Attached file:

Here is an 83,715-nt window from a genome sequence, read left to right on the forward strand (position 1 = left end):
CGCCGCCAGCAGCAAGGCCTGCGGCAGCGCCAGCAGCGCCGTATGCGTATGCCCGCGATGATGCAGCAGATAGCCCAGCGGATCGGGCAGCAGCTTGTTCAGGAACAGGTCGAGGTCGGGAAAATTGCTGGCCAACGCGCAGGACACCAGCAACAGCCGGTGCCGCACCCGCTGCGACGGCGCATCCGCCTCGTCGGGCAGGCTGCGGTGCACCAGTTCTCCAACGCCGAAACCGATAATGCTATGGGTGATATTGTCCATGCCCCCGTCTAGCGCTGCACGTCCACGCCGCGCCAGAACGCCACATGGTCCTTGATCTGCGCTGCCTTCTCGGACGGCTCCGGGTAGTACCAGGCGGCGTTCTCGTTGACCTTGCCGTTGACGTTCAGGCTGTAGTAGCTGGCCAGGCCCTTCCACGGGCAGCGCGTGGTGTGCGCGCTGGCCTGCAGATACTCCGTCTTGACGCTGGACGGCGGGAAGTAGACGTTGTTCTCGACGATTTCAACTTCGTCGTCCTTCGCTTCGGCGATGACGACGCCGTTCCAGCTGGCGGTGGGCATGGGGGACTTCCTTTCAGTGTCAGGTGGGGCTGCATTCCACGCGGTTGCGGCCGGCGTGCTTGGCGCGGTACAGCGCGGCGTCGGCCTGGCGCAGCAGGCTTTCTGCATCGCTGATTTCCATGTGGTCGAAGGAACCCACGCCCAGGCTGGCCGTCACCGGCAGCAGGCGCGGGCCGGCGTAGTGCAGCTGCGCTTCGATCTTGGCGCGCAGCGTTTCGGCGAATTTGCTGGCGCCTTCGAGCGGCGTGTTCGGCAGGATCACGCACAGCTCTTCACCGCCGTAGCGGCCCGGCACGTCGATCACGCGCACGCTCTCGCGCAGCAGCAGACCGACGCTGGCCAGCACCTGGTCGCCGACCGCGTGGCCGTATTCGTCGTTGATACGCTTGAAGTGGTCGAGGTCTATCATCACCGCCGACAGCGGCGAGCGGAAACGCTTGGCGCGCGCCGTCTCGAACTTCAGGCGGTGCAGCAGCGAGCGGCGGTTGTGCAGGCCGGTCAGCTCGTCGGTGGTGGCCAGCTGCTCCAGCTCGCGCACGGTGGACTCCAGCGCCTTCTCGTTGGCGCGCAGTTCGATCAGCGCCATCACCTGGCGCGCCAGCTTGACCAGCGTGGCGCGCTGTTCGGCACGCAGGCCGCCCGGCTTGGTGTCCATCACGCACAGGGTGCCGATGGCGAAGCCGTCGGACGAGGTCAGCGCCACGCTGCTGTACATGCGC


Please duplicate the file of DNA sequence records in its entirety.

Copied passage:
Here is an 83,715-nt window from a genome sequence, read left to right on the forward strand (position 1 = left end):
CGCCGCCAGCAGCAAGGCCTGCGGCAGCGCCAGCAGCGCCGTATGCGTATGCCCGCGATGATGCAGCAGATAGCCCAGCGGATCGGGCAGCAGCTTGTTCAGGAACAGGTCGAGGTCGGGAAAATTGCTGGCCAACGCGCAGGACACCAGCAACAGCCGGTGCCGCACCCGCTGCGACGGCGCATCCGCCTCGTCGGGCAGGCTGCGGTGCACCAGTTCTCCAACGCCGAAACCGATAATGCTATGGGTGATATTGTCCATGCCCCCGTCTAGCGCTGCACGTCCACGCCGCGCCAGAACGCCACATGGTCCTTGATCTGCGCTGCCTTCTCGGACGGCTCCGGGTAGTACCAGGCGGCGTTCTCGTTGACCTTGCCGTTGACGTTCAGGCTGTAGTAGCTGGCCAGGCCCTTCCACGGGCAGCGCGTGGTGTGCGCGCTGGCCTGCAGATACTCCGTCTTGACGCTGGACGGCGGGAAGTAGACGTTGTTCTCGACGATTTCAACTTCGTCGTCCTTCGCTTCGGCGATGACGACGCCGTTCCAGCTGGCGGTGGGCATGGGGGACTTCCTTTCAGTGTCAGGTGGGGCTGCATTCCACGCGGTTGCGGCCGGCGTGCTTGGCGCGGTACAGCGCGGCGTCGGCCTGGCGCAGCAGGCTTTCTGCATCGCTGATTTCCATGTGGTCGAAGGAACCCACGCCCAGGCTGGCCGTCACCGGCAGCAGGCGCGGGCCGGCGTAGTGCAGCTGCGCTTCGATCTTGGCGCGCAGCGTTTCGGCGAATTTGCTGGCGCCTTCGAGCGGCGTGTTCGGCAGGATCACGCACAGCTCTTCACCGCCGTAGCGGCCCGGCACGTCGATCACGCGCACGCTCTCGCGCAGCAGCAGACCGACGCTGGCCAGCACCTGGTCGCCGACCGCGTGGCCGTATTCGTCGTTGATACGCTTGAAGTGGTCGAGGTCTATCATCACCGCCGACAGCGGCGAGCGGAAACGCTTGGCGCGCGCCGTCTCGAACTTCAGGCGGTGCAGCAGCGAGCGGCGGTTGTGCAGGCCGGTCAGCTCGTCGGTGGTGGCCAGCTGCTCCAGCTCGCGCACGGTGGACTCCAGCGCCTTCTCGTTGGCGCGCAGTTCGATCAGCGCCATCACCTGGCGCGCCAGCTTGACCAGCGTGGCGCGCTGTTCGGCACGCAGGCCGCCCGGCTTGGTGTCCATCACGCACAGGGTGCCGATGGCGAAGCCGTCGGACGAGGTCAGCGCCACGCTGCTGTACATGCGC